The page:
From a young age, I learned about life and death. It became evident just how precious life is. I have carried cold lambs inside the house and helped them warm up. It is one of the most amazing experiences to watch a newborn lamb get on its feet again. Last year, I had a twin set of Babydoll Southdown rams. They were born on a cold night unexpectedly. When I went to do the night check I found the two tiny ram lambs. They were cold and separated. I put them inside my coat and carried them to the house. My parents and I spent many hours that night nursing them back to health even though there were moments we thought we were going to lose them. We kept the faith, because if you see a glimmer of hope, you can’t give up on them.

9. Passion:
I love my jobs on the farm and I truly believe that I have the best one in the world. I get to see new life come into this world, while taking on the challenge to continue feeding the world. The best part of farming are the days it doesn’t feel like work. I have been truly blessed to grow up on a family farm.

10. Work Ethic:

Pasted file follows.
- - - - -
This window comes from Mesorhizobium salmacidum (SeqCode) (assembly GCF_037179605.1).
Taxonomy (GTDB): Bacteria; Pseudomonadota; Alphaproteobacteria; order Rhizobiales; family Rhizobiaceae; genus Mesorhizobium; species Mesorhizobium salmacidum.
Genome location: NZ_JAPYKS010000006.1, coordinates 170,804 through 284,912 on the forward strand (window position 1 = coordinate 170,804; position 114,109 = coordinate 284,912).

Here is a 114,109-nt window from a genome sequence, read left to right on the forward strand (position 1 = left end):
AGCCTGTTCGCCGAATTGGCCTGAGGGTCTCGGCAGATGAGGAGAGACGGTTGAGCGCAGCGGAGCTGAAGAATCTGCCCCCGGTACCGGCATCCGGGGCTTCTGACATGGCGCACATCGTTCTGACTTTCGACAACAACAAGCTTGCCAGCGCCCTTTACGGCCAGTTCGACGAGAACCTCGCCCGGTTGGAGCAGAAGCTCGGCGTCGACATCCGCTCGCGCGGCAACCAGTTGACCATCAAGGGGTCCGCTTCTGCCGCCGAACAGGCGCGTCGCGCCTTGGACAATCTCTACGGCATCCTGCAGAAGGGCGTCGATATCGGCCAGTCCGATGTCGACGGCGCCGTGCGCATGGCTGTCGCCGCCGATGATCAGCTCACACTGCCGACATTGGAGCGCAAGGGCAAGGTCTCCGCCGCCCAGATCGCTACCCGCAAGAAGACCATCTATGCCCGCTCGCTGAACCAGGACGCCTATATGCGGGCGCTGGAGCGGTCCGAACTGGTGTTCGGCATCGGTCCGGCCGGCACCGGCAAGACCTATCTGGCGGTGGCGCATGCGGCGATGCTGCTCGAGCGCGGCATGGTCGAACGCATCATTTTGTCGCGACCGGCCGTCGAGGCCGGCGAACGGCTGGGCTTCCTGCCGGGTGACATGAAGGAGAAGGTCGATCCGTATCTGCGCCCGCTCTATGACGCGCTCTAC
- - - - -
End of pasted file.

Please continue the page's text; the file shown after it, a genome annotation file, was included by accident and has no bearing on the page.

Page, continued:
Rain, snow or shine you have to be ready to work. Sunup to sundown is a way of life. My dad has always worked long days. When we were young my dad would leave early and get home late, my mom would take us to the field to eat lunch with him. Sometimes this was the only time we saw him. My parents gave us responsibility early in life. As we aged, they added more chores and activities that we could manage. There are countless hours in the cab of a tractor or sitting in the lambing barn watching a laboring ewe. These lessons have served me well.

Eliza Hunzeker

 

Eliza Hunzeker is a senior at Pawnee City High School. After graduation, she plans on attending Northwest Missouri State University and majoring in Agronomy. Eliza stays busy working on the family farm and participating in 4-H, FFA, and school activities.

Downsizing Your Stuff Can Be Good Therapy Entering the New Year

declutter2

For most of us, losing weight, eating healthier and making more time for ourselves and family, is part of the promise we make as we start off the new year. If you want to make good quality family time, take on the challenge of decluttering your home. It can be good therapy. Not only will sorting through items and moving things around give you a physical workout, it will give you a chance to do some mental decluttering too. Continue reading

Agricultural Land Taxable Values Down . . .

Economic Tidbits 12.18.17